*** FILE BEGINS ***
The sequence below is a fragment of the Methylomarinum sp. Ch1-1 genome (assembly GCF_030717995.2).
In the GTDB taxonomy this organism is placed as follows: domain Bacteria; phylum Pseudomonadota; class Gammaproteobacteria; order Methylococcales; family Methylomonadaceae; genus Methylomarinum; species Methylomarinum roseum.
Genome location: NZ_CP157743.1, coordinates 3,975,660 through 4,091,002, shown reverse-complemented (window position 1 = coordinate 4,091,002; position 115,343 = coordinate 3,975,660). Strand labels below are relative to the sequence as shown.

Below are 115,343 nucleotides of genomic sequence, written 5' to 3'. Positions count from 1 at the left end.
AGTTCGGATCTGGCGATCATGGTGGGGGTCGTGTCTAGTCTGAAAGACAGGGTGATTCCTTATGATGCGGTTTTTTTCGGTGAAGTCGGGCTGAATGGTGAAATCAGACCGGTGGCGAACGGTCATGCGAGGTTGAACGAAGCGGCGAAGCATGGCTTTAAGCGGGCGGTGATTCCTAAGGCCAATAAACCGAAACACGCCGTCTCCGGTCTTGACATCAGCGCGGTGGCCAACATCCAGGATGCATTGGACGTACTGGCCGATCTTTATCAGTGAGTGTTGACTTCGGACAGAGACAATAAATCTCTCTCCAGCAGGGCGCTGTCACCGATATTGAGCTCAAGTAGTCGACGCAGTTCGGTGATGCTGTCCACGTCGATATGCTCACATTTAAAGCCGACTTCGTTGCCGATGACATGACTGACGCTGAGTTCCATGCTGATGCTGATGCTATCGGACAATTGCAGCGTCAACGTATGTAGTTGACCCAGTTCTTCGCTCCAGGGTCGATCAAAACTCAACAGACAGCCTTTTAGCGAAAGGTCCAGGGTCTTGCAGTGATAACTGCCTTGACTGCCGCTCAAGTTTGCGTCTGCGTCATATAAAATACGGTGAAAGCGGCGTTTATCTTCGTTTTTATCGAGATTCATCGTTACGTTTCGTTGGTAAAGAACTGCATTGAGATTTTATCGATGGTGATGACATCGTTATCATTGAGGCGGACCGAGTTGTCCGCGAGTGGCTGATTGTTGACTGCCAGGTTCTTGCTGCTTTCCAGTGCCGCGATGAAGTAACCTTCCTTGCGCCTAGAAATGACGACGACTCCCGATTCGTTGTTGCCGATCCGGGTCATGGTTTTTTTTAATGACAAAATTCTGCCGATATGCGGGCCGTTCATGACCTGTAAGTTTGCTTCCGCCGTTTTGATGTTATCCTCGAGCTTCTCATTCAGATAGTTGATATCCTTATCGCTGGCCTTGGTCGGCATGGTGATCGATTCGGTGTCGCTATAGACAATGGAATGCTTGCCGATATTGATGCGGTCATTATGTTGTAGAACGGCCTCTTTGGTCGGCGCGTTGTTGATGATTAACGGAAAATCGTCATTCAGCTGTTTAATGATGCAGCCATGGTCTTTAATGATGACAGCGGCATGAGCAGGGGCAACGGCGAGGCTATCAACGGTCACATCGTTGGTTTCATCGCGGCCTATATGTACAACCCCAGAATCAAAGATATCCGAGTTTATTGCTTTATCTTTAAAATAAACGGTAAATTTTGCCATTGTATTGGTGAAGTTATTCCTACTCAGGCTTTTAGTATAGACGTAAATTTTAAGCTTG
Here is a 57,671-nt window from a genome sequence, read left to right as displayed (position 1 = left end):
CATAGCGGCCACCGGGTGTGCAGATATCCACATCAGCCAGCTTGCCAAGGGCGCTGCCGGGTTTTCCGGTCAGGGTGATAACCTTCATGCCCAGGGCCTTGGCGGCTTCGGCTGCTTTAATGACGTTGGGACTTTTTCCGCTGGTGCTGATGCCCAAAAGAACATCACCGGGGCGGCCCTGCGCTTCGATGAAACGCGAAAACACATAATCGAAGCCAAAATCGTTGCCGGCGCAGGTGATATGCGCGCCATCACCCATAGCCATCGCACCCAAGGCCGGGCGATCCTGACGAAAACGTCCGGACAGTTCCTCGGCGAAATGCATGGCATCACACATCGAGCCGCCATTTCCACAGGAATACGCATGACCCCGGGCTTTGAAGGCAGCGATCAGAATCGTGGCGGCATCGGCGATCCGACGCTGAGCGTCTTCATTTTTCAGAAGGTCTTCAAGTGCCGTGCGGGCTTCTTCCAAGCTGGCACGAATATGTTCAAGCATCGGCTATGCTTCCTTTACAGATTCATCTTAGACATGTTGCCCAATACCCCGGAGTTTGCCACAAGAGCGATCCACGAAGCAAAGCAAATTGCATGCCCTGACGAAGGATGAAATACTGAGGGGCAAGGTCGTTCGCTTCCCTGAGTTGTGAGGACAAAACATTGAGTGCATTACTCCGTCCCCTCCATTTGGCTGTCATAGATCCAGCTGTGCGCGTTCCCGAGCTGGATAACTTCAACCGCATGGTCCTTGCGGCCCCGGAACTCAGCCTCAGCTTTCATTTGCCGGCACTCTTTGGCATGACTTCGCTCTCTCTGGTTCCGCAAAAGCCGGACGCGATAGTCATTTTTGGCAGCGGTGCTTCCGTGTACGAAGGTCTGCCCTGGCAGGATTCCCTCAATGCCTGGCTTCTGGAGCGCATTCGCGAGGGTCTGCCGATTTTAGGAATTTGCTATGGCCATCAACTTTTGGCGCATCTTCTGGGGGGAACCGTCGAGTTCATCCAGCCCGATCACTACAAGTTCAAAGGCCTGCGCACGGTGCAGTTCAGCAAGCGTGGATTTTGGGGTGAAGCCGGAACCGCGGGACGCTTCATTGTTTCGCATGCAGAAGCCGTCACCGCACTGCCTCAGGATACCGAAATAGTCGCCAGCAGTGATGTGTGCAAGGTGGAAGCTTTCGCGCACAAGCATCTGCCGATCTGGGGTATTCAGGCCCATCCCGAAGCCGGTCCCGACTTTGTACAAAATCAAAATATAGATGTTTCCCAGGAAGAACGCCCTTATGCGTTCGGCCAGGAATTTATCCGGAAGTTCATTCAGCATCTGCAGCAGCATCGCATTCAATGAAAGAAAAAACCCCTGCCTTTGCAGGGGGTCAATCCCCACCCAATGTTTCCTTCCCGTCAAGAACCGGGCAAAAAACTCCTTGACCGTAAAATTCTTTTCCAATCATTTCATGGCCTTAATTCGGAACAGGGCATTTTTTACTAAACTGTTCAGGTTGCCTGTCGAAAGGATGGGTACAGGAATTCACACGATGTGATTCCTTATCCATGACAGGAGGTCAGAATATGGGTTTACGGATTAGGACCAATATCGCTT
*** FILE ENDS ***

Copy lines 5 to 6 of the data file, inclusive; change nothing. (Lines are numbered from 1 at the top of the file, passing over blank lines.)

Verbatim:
AGTTCGGATCTGGCGATCATGGTGGGGGTCGTGTCTAGTCTGAAAGACAGGGTGATTCCTTATGATGCGGTTTTTTTCGGTGAAGTCGGGCTGAATGGTGAAATCAGACCGGTGGCGAACGGTCATGCGAGGTTGAACGAAGCGGCGAAGCATGGCTTTAAGCGGGCGGTGATTCCTAAGGCCAATAAACCGAAACACGCCGTCTCCGGTCTTGACATCAGCGCGGTGGCCAACATCCAGGATGCATTGGACGTACTGGCCGATCTTTATCAGTGAGTGTTGACTTCGGACAGAGACAATAAATCTCTCTCCAGCAGGGCGCTGTCACCGATATTGAGCTCAAGTAGTCGACGCAGTTCGGTGATGCTGTCCACGTCGATATGCTCACATTTAAAGCCGACTTCGTTGCCGATGACATGACTGACGCTGAGTTCCATGCTGATGCTGATGCTATCGGACAATTGCAGCGTCAACGTATGTAGTTGACCCAGTTCTTCGCTCCAGGGTCGATCAAAACTCAACAGACAGCCTTTTAGCGAAAGGTCCAGGGTCTTGCAGTGATAACTGCCTTGACTGCCGCTCAAGTTTGCGTCTGCGTCATATAAAATACGGTGAAAGCGGCGTTTATCTTCGTTTTTATCGAGATTCATCGTTACGTTTCGTTGGTAAAGAACTGCATTGAGATTTTATCGATGGTGATGACATCGTTATCATTGAGGCGGACCGAGTTGTCCGCGAGTGGCTGATTGTTGACTGCCAGGTTCTTGCTGCTTTCCAGTGCCGCGATGAAGTAACCTTCCTTGCGCCTAGAAATGACGACGACTCCCGATTCGTTGTTGCCGATCCGGGTCATGGTTTTTTTTAATGACAAAATTCTGCCGATATGCGGGCCGTTCATGACCTGTAAGTTTGCTTCCGCCGTTTTGATGTTATCCTCGAGCTTCTCATTCAGATAGTTGATATCCTTATCGCTGGCCTTGGTCGGCATGGTGATCGATTCGGTGTCGCTATAGACAATGGAATGCTTGCCGATATTGATGCGGTCATTATGTTGTAGAACGGCCTCTTTGGTCGGCGCGTTGTTGATGATTAACGGAAAATCGTCATTCAGCTGTTTAATGATGCAGCCATGGTCTTTAATGATGACAGCGGCATGAGCAGGGGCAACGGCGAGGCTATCAACGGTCACATCGTTGGTTTCATCGCGGCCTATATGTACAACCCCAGAATCAAAGATATCCGAGTTTATTGCTTTATCTTTAAAATAAACGGTAAATTTTGCCATTGTATTGGTGAAGTTATTCCTACTCAGGCTTTTAGTATAGACGTAAATTTTAAGCTTG
Here is a 57,671-nt window from a genome sequence, read left to right as displayed (position 1 = left end):